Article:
Why Grunting While Exercising Can Actually Be Helpful

grunting weight lifter

We’ve all heard (or heard of) The Grunter. The Grunter is usually stereotyped as “that guy” who distracts others with his weight lifting noises that can only be equated to a peacock spreading his feathers to say, “Look at me!” But is there more to it? Yes, there definitely can be.

Why DON’T Some People Grunt?

Let’s start with the obvious:

  • Many of us find it annoying, and we’re unlikely to mimic a behavior we don’t appreciate.
  • If we’re not exerting ourselves 100%, there’s no physical need to make noise, because we can breathe normally. And many of us don’t train THAT hard without a good push from a trainer, coach, or workout partner.

Why DO Some People Grunt?

It can help! Seriously, both physiologically and psychologically.

Physiologically, performing max-effort, explosive movements is usually prepped for by holding one’s breath for a moment or two (which is good because it fills the belly and protects the spine). This creates an air ball. When we forcefully exhale that ball through partially closed vocal cords—like when power lifting, or whacking a tennis ball, for example—a noise escapes with the air.

Psychologically, hearing yourself make noise on those max efforts may trigger some primal instinct to keep pushing, thereby helping you crank out that extra 1 or 2 reps. Reminding ourselves how hard we’re working can further motivate us to keep pushing the same way flattering selfies can motivate us.

When to Grunt

If you can move the same weight, hit the same ball, or sprint the same speed quietly, then there’s no need to grunt (except to risk irritating your neighbors!). If you can’t help but make noise on those heavy sets, then don’t worry; there’s no shame letting others hear how hard you’re working. Maybe you’ll even inspire them to push a little more! I don’t mind admitting I sometimes grunt when working hard:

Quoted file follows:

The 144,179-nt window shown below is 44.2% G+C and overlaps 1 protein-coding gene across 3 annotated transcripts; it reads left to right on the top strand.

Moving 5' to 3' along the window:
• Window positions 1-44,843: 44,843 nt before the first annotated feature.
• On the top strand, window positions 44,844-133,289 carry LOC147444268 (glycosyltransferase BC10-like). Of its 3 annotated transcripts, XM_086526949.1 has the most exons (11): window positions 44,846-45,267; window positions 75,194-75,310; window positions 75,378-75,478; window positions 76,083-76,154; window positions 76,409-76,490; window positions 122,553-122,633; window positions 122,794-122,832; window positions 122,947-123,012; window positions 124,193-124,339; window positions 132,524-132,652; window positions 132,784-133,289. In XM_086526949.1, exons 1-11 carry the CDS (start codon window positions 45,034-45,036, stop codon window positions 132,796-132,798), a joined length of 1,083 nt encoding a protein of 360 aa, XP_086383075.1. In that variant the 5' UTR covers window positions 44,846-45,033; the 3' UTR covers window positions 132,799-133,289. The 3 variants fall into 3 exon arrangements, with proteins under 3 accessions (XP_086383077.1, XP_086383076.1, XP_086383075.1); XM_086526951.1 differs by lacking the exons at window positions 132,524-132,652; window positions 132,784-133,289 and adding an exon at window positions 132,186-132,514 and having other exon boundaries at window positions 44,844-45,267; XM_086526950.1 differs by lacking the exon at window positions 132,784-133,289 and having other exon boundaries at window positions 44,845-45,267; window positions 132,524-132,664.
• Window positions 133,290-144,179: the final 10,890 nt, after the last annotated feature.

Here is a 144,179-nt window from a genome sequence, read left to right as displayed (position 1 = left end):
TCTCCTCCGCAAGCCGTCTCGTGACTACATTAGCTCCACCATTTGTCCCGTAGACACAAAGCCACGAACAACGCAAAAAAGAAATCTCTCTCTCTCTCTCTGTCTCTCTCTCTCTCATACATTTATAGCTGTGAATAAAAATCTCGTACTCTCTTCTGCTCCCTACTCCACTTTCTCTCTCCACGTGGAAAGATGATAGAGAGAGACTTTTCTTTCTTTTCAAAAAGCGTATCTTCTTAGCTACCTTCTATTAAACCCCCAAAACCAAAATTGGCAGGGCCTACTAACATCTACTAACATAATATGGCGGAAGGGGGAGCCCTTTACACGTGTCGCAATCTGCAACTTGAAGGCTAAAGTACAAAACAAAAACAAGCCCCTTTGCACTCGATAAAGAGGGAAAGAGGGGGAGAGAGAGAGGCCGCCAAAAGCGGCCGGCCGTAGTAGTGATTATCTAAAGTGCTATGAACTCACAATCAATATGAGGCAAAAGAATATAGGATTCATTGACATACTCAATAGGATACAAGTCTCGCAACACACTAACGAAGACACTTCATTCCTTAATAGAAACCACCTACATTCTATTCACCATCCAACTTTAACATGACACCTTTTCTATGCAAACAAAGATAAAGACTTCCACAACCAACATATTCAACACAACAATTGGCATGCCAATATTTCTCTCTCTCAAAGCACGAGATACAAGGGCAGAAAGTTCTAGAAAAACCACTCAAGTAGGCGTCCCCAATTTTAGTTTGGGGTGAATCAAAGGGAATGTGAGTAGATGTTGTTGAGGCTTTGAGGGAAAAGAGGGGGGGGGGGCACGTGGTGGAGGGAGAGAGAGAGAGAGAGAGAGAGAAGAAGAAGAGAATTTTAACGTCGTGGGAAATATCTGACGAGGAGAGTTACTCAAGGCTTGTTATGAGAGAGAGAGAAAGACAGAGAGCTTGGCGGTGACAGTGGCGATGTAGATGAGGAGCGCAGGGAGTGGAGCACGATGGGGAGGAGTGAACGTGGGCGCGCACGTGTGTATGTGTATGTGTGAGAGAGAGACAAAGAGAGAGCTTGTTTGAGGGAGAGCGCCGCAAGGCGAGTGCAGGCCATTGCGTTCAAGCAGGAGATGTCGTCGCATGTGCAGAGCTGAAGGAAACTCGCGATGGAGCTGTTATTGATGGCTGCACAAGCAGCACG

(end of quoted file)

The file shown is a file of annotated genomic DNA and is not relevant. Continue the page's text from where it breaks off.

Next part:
Are There Other Options?

When I train clients (from powerlifters to weekend warriors), I don’t give the “2 more!” countdown until their effort is intense enough to produce audible exhalation! When training for my own body building competitions, I’ve been known to squeak on those extra tough reps, though I can’t tell when a squeak versus a grunt will emerge. Sometimes an open-mouth forceful exhalation will do the trick, and this sounds more like a strong gust of wind than a grunt.

 

Many Zumba classes encourage short, loud “Woos!” and “Ohs!” at particularly taxing parts of the dance. If you’ve never taken an intense Zumba class, try it! When you’re working so hard you want to stop and catch your breath but let out a forceful “Ooh!” instead, you’ll get an energy boost and keep going! This can also work on 400 meter dashes and spin class sprints.

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Laura Burstein co-owns Anytime Fitness Poolesville and is the Regional Director of Operations for them and Kensington, MD. She dove into the Kinesiology field after 3 years of weight lifting and cheerleading to learn how to work around injuries and genetic musculoskeletal limitations. Over the last 15 years, she has earned certifications through NCSF CPT, NASM CPT, NASM CES, Zumba, and Trigger Point Therapy and has been focusing that knowledge on Anytime Fitness members since 2010—earning her the h2i of the Year for 2013! She takes special pride in helping her training team and members overcome lower back and joint pain through core strengthening, functional training, and exercise modification. As a personal challenge, Laura started competing in the Figure division of Body Building shows in 2014.